No Fences

The winter crawls at the speed of smell when you are a kinetic farmer like I am. Lots of time is spent reminiscing of days gone with my grandpa in his pick up. I love to ask him to paint a picture of how a particular field looked like 50 or 60 years ago when he was an engaged young farmer. The 100 acre field that he is describing used to be 10 or 15 smaller fields with barns, chicken houses, and pasture. It produced the bacon, the eggs, and the toast.

By 1990 no fences wasn’t just the #1 selling country album. It was the landscape of the country side. You could literally watch your dog run away for days. I was 10 years old, and I was just tall enough to reach the clutch on our IH 3588 so dad put me to work working the dirt. I just missed the plow days by a few years, but I witnessed thousands of hours watching my dad turn over the dirt through the dirty glass. My dad had worked his adult years to that point removing every fence post on our 3000 acre farm. We thought we were getting more and more efficient with every 300 acre mega field we created.

What has manifested over the past 50 or 60 years under the radar is a gradual loss of our independence. With each and every new ag technology, convenience we implement we break away and float further and further away from control of our own destiny. The suppliers of our inputs have teams devoted to price elasticity of demand, and what they have been able to do is leverage the fact that we must have their products in order to produce a crop.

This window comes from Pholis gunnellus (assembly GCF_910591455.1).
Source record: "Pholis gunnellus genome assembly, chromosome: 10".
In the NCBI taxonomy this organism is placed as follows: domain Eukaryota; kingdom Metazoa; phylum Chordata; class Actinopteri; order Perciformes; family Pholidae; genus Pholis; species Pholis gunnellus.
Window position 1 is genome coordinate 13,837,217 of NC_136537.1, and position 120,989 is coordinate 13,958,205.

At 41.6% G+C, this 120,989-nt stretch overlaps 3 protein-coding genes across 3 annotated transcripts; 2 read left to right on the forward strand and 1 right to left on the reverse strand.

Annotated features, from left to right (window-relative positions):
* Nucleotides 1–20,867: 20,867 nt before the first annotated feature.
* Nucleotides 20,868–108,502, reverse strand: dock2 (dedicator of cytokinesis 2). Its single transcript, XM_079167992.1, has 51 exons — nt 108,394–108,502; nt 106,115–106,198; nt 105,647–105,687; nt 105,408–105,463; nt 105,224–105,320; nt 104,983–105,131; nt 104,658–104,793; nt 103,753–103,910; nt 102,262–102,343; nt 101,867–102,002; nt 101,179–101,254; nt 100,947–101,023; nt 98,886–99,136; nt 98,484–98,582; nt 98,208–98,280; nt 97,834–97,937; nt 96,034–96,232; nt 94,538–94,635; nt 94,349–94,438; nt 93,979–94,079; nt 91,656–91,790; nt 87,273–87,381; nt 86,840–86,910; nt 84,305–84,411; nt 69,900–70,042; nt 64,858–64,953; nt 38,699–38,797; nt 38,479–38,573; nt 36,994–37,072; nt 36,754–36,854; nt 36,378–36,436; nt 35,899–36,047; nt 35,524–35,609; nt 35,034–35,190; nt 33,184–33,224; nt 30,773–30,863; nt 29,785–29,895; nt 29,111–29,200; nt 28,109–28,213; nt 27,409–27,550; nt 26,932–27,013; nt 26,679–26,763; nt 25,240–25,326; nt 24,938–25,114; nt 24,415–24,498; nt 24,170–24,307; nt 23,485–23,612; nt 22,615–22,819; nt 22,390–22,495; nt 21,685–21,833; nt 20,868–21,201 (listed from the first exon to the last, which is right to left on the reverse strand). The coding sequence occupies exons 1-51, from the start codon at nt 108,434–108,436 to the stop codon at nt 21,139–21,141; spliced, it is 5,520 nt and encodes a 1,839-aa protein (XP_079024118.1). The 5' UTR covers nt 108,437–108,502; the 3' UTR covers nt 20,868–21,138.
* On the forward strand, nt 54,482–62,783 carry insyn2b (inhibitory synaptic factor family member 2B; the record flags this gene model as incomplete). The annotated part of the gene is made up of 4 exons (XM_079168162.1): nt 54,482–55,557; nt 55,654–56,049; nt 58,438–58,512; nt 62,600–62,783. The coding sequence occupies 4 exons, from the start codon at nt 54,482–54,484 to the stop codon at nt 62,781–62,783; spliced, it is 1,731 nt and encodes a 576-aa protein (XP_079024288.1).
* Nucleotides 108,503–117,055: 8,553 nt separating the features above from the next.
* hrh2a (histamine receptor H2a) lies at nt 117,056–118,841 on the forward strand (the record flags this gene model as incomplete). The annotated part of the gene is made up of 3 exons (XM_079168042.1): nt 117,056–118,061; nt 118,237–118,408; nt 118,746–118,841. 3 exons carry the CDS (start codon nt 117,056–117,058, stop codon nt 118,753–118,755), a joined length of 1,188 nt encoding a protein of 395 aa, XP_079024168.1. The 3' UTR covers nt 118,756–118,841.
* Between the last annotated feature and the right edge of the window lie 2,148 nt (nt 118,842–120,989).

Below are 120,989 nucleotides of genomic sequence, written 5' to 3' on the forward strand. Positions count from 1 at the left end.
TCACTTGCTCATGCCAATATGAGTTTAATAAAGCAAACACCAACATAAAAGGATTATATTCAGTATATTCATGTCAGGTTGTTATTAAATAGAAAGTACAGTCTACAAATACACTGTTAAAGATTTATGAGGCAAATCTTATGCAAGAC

The casualty in all of this has been soil heath. When we tore down our fences. Our grain once gave us bacon, eggs, and the manure for our garden. It now gives us a liquid asset, cash. We use it to buy bigger tractors, planters, vacations and the fertilizer necessary to grow another crop. We have treated the soil as a medium to hold fertilizer in order to grow corn and soybeans instead of the foundation of the next generation.

Livestock has become consolidated to just a handful of farms in each county. Thousands of head under one roof. Barn after barn on the same farm. My farm produces 25000 300lb pigs to market annually. It takes 5000 acres on a good year to feed these pigs. Thats 5000 acres of grain that extracts copious amounts of Nitrogen, Potassium, Phosphorus, and Sulfur from local farmers.

Over 80% of our tillable acres in this country feed livestock, however only 4% of our acres have manure applied to them. These acres for the most part do not revolve. The result is a dead end road.

We need to reach a compromise heading into the future. Were not going to resserect our fences, and we dont have enough ground to have livestock grazing everywhere. We need closed loop systems that efficiently utilize every drip drop of manure, every drip drop of sunshine. Find ways to fight fire with fire because one day the well will run dry.

Our focus needs to shift. This race to produce more through tillage, commercial fertilizer, herbicide resistant technology, and economies of scale is just inflating the bubble. When it pops in not only will collapse upon highly leveraged operations, but the productivity of our soil. The lifeblood of our future.